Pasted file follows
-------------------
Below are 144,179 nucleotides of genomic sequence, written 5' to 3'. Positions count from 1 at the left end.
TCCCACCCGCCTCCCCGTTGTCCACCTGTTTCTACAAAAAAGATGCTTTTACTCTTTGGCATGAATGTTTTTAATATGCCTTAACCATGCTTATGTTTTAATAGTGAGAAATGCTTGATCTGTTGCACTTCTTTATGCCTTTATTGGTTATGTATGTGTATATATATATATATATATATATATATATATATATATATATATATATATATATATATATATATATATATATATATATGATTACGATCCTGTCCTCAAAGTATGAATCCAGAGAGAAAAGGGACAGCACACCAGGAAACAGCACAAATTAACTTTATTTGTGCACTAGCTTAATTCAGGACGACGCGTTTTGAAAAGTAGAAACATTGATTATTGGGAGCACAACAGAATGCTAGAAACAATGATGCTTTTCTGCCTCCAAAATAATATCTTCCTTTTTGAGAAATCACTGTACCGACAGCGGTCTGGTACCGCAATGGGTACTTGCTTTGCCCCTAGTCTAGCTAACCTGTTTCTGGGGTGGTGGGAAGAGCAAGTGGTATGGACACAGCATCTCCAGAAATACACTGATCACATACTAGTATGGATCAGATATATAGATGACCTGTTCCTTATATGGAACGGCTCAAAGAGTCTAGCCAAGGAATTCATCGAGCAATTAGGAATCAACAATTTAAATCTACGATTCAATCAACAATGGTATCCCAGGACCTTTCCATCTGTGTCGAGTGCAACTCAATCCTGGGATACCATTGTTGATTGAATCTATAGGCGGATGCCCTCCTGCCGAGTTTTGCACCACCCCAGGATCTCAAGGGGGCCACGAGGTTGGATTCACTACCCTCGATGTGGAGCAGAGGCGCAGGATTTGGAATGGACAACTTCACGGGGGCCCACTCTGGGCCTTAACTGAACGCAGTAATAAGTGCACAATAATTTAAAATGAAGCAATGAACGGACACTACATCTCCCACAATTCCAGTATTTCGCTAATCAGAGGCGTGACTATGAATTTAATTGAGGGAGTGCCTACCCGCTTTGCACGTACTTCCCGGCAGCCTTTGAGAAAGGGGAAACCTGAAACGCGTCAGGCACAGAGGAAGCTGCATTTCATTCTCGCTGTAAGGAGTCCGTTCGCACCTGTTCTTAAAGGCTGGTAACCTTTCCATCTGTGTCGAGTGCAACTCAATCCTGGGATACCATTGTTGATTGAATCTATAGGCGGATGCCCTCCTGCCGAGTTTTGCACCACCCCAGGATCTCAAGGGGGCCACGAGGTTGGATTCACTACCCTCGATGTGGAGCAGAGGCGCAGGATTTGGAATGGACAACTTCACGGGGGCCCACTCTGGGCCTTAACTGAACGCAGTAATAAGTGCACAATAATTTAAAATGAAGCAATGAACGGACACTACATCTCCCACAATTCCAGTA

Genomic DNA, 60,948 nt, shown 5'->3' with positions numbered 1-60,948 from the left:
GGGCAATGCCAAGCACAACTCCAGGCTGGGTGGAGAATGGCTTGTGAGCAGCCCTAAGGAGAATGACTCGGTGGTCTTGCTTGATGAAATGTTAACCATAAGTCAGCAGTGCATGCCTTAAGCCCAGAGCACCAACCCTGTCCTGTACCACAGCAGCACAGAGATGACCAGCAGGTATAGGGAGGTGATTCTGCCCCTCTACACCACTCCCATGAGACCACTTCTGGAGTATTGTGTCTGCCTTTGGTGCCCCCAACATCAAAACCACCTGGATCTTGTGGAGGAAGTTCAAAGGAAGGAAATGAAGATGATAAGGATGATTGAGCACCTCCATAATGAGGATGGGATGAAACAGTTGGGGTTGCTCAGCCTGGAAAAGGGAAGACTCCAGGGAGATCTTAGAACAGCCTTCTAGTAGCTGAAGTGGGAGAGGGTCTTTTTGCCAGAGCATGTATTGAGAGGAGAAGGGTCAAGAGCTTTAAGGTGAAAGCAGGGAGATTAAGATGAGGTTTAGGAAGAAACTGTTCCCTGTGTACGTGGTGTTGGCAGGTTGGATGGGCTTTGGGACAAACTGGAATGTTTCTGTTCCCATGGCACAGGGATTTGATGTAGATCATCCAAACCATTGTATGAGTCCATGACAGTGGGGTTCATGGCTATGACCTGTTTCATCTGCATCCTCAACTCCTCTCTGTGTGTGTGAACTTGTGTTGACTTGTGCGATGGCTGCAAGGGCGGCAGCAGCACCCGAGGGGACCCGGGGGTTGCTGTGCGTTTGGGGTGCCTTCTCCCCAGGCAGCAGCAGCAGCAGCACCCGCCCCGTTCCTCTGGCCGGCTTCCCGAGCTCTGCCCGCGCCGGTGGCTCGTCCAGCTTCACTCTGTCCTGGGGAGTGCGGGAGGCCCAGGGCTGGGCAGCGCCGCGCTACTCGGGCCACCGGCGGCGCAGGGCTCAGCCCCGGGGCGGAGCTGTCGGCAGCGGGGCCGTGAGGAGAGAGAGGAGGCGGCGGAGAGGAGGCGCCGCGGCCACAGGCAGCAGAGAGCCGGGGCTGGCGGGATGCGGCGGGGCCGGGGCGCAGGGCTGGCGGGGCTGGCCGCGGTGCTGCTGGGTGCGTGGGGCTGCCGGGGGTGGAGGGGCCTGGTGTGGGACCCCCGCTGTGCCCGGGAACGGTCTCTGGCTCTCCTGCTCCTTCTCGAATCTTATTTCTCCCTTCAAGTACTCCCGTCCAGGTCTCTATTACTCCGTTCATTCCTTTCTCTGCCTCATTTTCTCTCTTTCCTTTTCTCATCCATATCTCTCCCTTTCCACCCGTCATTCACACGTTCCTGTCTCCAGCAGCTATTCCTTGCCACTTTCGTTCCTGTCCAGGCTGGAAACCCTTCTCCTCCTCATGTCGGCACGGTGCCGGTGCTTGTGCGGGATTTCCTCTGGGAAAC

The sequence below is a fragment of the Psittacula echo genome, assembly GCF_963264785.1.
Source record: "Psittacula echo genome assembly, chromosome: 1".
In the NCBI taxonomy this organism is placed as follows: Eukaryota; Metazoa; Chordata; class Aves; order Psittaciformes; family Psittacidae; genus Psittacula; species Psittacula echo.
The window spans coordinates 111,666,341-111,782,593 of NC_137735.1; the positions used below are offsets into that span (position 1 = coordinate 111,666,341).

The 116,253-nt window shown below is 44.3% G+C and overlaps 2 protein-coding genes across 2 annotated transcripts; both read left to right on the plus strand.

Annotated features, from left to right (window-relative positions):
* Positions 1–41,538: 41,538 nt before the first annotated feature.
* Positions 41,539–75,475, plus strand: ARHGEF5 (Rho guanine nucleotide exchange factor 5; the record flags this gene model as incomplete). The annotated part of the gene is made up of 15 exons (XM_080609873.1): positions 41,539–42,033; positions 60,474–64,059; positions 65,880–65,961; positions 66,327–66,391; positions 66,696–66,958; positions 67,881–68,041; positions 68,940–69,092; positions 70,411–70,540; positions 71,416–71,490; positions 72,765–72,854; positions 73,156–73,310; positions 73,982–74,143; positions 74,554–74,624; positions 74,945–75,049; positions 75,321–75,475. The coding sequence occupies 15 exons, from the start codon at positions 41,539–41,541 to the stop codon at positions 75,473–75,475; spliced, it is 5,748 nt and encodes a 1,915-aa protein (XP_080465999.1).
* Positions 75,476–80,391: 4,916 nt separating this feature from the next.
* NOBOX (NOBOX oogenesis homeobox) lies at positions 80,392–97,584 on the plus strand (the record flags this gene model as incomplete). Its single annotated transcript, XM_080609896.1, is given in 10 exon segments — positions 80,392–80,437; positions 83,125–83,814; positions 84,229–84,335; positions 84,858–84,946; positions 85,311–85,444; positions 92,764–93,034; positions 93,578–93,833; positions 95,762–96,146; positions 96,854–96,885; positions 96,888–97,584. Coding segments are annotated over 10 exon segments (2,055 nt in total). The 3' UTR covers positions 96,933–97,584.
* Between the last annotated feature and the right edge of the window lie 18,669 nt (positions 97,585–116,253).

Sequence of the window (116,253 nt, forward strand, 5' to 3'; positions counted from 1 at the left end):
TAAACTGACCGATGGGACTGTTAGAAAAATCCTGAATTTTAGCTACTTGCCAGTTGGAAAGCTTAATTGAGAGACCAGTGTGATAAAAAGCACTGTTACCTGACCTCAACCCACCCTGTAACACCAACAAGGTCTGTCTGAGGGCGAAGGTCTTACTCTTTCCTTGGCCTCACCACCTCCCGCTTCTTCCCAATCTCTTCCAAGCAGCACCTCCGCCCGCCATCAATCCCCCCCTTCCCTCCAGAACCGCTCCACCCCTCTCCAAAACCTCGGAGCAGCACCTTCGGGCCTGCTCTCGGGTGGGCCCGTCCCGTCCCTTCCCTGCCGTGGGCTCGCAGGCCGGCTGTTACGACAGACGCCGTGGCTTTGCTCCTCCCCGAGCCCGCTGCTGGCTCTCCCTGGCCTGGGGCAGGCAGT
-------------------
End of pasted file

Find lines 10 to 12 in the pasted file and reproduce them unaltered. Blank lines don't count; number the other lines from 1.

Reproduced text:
Annotated features, from left to right (window-relative positions):
* Positions 1–41,538: 41,538 nt before the first annotated feature.
* Positions 41,539–75,475, plus strand: ARHGEF5 (Rho guanine nucleotide exchange factor 5; the record flags this gene model as incomplete). The annotated part of the gene is made up of 15 exons (XM_080609873.1): positions 41,539–42,033; positions 60,474–64,059; positions 65,880–65,961; positions 66,327–66,391; positions 66,696–66,958; positions 67,881–68,041; positions 68,940–69,092; positions 70,411–70,540; positions 71,416–71,490; positions 72,765–72,854; positions 73,156–73,310; positions 73,982–74,143; positions 74,554–74,624; positions 74,945–75,049; positions 75,321–75,475. The coding sequence occupies 15 exons, from the start codon at positions 41,539–41,541 to the stop codon at positions 75,473–75,475; spliced, it is 5,748 nt and encodes a 1,915-aa protein (XP_080465999.1).